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Pet Therapy

Furry friends bring smiles.

You and your best friend can become part of our Pet Connections program. Join our menagerie of dogs, cats, rabbits and miniature horses!

A great therapy animal is friendly, confident, calm and likes visiting people. Dogs should be controllable on a leash, welcoming to strangers, non-aggressive with other dogs and have basic obedience skills. All pet teams must be evaluated and registered with a national pet therapy organization. We can assist you in navigating the registration process. Teams also are required to complete a comprehensive training program.

Pet therapy teams typically visit with patients from one to two hours per week in many different settings: skilled nursing and assisted living facilities, group homes, patients’ private homes, and inpatient hospice homes.

We have 120 Pet Connections Teams! To find out more, call (602) 636-6336.

Meet some of our therapists
Daphne

My Breed:
Golden Retriever

My Human Partner:
Denise Lockhart

I’ve been an HOV Volunteer since:
April 2015

My interests, hobbies and talents:
I’ve been with my human mom since I was a tiny pup. I am now 7 years old. My greatest talent is sharing my love with all the people I meet. I am so grateful to bring joy to others. I also enjoy going on trips around Arizona—not the driving part, but getting there and running and playing outdoors. I love to swim, too!

My work at HOV:
My mom and I visit the Lund Home on Fridays, sharing as much love and warmth as possible. Going to visit patients, their families and the staff makes me feel that we are doing what we were meant to do. If we can bring a smile, we’re happy to brighten someone’s day. I am grateful to be able to volunteer for Hospice of the Valley.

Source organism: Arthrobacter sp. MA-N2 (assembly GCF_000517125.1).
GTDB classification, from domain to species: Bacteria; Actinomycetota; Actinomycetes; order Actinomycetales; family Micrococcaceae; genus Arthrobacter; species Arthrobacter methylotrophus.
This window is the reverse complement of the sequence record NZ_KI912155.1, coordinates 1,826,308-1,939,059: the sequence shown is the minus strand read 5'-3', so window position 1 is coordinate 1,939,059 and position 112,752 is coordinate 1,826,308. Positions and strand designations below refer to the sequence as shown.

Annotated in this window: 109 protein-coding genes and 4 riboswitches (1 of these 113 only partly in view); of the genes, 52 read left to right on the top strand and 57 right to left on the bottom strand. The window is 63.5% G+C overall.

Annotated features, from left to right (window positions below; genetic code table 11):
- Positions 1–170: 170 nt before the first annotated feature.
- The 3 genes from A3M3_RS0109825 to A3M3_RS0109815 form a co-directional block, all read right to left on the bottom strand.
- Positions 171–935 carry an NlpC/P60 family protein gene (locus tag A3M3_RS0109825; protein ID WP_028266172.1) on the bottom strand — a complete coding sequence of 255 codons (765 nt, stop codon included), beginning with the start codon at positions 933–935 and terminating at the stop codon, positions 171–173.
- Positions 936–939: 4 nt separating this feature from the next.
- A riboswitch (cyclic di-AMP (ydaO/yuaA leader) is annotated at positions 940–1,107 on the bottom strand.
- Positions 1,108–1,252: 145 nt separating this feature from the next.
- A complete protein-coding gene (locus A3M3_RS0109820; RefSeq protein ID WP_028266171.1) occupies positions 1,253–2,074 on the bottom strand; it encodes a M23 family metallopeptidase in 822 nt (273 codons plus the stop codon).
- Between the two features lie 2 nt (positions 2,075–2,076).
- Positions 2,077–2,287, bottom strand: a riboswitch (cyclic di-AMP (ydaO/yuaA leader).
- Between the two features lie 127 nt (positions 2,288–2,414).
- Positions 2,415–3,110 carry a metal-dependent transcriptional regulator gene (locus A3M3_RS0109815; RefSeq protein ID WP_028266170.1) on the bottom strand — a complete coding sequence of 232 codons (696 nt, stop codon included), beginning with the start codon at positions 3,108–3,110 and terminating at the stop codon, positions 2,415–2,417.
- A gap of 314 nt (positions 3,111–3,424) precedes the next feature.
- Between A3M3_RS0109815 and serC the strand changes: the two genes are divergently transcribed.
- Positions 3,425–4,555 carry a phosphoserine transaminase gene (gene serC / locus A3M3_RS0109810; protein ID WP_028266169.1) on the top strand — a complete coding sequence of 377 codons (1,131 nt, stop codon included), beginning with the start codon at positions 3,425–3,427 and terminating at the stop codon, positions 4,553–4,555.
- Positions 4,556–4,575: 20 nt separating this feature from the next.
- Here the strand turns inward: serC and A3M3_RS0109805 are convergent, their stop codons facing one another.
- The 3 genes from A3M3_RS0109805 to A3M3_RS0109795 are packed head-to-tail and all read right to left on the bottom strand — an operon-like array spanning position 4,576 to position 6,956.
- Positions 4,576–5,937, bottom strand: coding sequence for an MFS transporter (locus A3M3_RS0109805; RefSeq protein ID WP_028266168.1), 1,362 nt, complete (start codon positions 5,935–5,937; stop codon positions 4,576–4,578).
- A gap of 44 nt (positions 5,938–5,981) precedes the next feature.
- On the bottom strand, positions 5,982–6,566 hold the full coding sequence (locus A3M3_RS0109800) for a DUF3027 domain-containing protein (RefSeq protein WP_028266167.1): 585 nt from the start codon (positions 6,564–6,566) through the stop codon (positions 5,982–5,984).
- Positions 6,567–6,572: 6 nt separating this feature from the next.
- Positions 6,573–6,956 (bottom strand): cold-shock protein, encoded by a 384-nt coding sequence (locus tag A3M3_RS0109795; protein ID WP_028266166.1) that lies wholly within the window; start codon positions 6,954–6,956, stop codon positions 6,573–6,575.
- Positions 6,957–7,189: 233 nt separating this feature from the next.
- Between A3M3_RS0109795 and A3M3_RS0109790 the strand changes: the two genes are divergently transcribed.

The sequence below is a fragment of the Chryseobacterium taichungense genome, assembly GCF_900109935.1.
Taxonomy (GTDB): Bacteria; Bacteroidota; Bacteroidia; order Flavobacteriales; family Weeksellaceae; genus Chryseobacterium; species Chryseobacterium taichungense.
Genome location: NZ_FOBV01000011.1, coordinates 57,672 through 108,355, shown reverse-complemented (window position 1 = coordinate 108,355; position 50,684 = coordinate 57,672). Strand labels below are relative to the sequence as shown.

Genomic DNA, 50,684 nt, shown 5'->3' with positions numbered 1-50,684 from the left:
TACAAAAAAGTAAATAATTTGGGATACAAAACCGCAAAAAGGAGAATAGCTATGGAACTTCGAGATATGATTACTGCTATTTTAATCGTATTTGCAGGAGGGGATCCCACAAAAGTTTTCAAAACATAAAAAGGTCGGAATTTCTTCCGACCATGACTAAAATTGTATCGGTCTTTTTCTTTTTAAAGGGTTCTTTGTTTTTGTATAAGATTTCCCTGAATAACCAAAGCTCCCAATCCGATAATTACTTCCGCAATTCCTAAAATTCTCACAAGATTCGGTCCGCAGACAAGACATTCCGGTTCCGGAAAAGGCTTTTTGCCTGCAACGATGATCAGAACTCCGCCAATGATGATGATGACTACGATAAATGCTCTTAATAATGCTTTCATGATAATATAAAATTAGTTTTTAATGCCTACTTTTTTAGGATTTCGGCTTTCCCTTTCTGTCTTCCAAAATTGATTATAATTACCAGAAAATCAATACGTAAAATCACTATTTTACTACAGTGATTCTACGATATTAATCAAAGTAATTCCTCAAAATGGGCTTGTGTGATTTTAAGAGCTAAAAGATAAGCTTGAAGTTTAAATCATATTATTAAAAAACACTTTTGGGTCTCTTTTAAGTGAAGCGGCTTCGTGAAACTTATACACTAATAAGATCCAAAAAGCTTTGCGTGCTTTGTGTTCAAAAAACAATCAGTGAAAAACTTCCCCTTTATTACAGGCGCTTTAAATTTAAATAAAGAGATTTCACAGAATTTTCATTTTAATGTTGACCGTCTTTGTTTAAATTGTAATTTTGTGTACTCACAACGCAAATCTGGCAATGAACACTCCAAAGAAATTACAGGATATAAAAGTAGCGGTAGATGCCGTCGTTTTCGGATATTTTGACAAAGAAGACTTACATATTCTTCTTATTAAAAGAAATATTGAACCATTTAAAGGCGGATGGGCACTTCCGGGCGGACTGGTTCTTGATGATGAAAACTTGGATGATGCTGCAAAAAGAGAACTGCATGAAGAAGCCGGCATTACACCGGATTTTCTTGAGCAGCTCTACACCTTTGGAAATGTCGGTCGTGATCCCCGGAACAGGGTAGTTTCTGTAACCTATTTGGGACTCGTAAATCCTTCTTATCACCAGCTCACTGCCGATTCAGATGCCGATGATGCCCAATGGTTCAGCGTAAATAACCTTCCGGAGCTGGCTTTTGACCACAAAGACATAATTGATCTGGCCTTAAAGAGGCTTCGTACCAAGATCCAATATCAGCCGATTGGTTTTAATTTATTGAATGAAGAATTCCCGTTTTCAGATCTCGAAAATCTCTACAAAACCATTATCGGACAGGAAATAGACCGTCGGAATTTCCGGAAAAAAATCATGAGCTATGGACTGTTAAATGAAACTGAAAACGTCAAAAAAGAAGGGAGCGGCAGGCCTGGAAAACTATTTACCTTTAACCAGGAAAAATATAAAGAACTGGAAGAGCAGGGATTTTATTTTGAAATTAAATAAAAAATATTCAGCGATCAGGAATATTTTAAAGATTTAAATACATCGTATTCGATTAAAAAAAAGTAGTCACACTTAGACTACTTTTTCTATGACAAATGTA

Molly

My Breed:
Golden Retriever

My Human Partner:
Frank Turco

I’ve been an HOV Volunteer since:
2011

My interests, hobbies and talents:
I was born in Oklahoma in 2009 at a puppy mill and bred to become a “mom.” The owners kept me in a cage and seldom allowed me to run free and play with other dogs. Fortunately, when I was eight months old, the business closed and Arizona Golden Rescue took me to Phoenix. A month later, my new owners took me to my forever home. After a while, they decided to put me to work — this time as a therapy dog. Because of my puppy mill memories, I was a bit worried about working. But as it turned out, being a therapy dog isn’t really work after all. All I need to do is let people fuss over me, pet me, hug me and say nice things about me. What’s not to love about that?

My work at HOV:
You should see how excited I get when my dad brings out my doggie work bag and puts my HOV vest on me. I beat him to the car every time. My dad and I work every week, visiting patients at a group home and at a skilled nursing facility where we have made many special friends and have a great time. We roam the halls and see lots of different people, many of whom ask us to come into their rooms. Whenever I see someone in a wheelchair no matter where we are, I pull my dad over to them so I can tell them “hello.” These people usually give me a few pets and a hug, too. In addition to my regular stops, I am very lucky because we regularly take part in many other HOV activities, including new volunteer orientation, community events and employee wellness visits. I was even featured one time in a Hospice of the Valley calendar. I’m so glad I ended up in my forever home, doing this wonderful work.

Pet Loss
Support Group

Pets are part of our families. Losing their constant companionship and unconditional love can be devastating. Hospice of the Valley hosts a Pet Loss Support Group for those grieving the loss of their beloved companion.

Pet Loss Support